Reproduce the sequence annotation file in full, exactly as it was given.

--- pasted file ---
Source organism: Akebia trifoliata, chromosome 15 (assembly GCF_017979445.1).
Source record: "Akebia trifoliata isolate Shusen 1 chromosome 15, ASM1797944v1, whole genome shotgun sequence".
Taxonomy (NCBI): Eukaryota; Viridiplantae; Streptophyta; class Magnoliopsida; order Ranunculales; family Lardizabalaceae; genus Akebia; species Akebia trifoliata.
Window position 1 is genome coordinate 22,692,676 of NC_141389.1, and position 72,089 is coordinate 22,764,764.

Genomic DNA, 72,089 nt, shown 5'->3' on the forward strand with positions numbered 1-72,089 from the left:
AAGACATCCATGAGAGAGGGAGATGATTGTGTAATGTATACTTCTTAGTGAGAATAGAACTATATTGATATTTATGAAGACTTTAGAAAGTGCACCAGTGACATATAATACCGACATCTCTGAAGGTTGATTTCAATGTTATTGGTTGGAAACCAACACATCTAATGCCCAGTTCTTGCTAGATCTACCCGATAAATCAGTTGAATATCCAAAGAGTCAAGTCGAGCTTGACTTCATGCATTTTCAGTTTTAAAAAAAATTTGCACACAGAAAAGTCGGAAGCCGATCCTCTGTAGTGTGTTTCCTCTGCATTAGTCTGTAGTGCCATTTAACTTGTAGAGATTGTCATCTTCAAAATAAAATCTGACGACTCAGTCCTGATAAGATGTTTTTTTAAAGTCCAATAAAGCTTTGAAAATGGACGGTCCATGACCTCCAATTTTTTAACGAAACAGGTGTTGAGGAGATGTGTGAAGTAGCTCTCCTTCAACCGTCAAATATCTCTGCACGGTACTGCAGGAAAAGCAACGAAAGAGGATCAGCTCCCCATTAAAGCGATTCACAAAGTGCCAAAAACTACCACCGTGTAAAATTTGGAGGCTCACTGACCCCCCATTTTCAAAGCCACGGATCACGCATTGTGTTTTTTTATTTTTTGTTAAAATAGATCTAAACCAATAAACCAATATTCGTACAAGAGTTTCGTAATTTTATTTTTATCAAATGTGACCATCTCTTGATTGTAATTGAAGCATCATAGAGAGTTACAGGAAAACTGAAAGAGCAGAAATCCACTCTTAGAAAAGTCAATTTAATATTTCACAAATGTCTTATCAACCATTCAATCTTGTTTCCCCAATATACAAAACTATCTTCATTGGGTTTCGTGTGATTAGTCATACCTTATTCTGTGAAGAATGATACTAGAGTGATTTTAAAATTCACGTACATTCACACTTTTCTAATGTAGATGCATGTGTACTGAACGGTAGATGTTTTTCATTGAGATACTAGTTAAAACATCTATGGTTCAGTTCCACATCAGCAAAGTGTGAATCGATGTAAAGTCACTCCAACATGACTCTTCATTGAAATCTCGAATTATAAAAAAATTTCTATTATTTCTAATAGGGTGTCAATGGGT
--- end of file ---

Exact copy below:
Source organism: Akebia trifoliata, chromosome 15 (assembly GCF_017979445.1).
Source record: "Akebia trifoliata isolate Shusen 1 chromosome 15, ASM1797944v1, whole genome shotgun sequence".
Taxonomy (NCBI): Eukaryota; Viridiplantae; Streptophyta; class Magnoliopsida; order Ranunculales; family Lardizabalaceae; genus Akebia; species Akebia trifoliata.
Window position 1 is genome coordinate 22,692,676 of NC_141389.1, and position 72,089 is coordinate 22,764,764.

Genomic DNA, 72,089 nt, shown 5'->3' on the forward strand with positions numbered 1-72,089 from the left:
AAGACATCCATGAGAGAGGGAGATGATTGTGTAATGTATACTTCTTAGTGAGAATAGAACTATATTGATATTTATGAAGACTTTAGAAAGTGCACCAGTGACATATAATACCGACATCTCTGAAGGTTGATTTCAATGTTATTGGTTGGAAACCAACACATCTAATGCCCAGTTCTTGCTAGATCTACCCGATAAATCAGTTGAATATCCAAAGAGTCAAGTCGAGCTTGACTTCATGCATTTTCAGTTTTAAAAAAAATTTGCACACAGAAAAGTCGGAAGCCGATCCTCTGTAGTGTGTTTCCTCTGCATTAGTCTGTAGTGCCATTTAACTTGTAGAGATTGTCATCTTCAAAATAAAATCTGACGACTCAGTCCTGATAAGATGTTTTTTTAAAGTCCAATAAAGCTTTGAAAATGGACGGTCCATGACCTCCAATTTTTTAACGAAACAGGTGTTGAGGAGATGTGTGAAGTAGCTCTCCTTCAACCGTCAAATATCTCTGCACGGTACTGCAGGAAAAGCAACGAAAGAGGATCAGCTCCCCATTAAAGCGATTCACAAAGTGCCAAAAACTACCACCGTGTAAAATTTGGAGGCTCACTGACCCCCCATTTTCAAAGCCACGGATCACGCATTGTGTTTTTTTATTTTTTGTTAAAATAGATCTAAACCAATAAACCAATATTCGTACAAGAGTTTCGTAATTTTATTTTTATCAAATGTGACCATCTCTTGATTGTAATTGAAGCATCATAGAGAGTTACAGGAAAACTGAAAGAGCAGAAATCCACTCTTAGAAAAGTCAATTTAATATTTCACAAATGTCTTATCAACCATTCAATCTTGTTTCCCCAATATACAAAACTATCTTCATTGGGTTTCGTGTGATTAGTCATACCTTATTCTGTGAAGAATGATACTAGAGTGATTTTAAAATTCACGTACATTCACACTTTTCTAATGTAGATGCATGTGTACTGAACGGTAGATGTTTTTCATTGAGATACTAGTTAAAACATCTATGGTTCAGTTCCACATCAGCAAAGTGTGAATCGATGTAAAGTCACTCCAACATGACTCTTCATTGAAATCTCGAATTATAAAAAAATTTCTATTATTTCTAATAGGGTGTCAATGGGT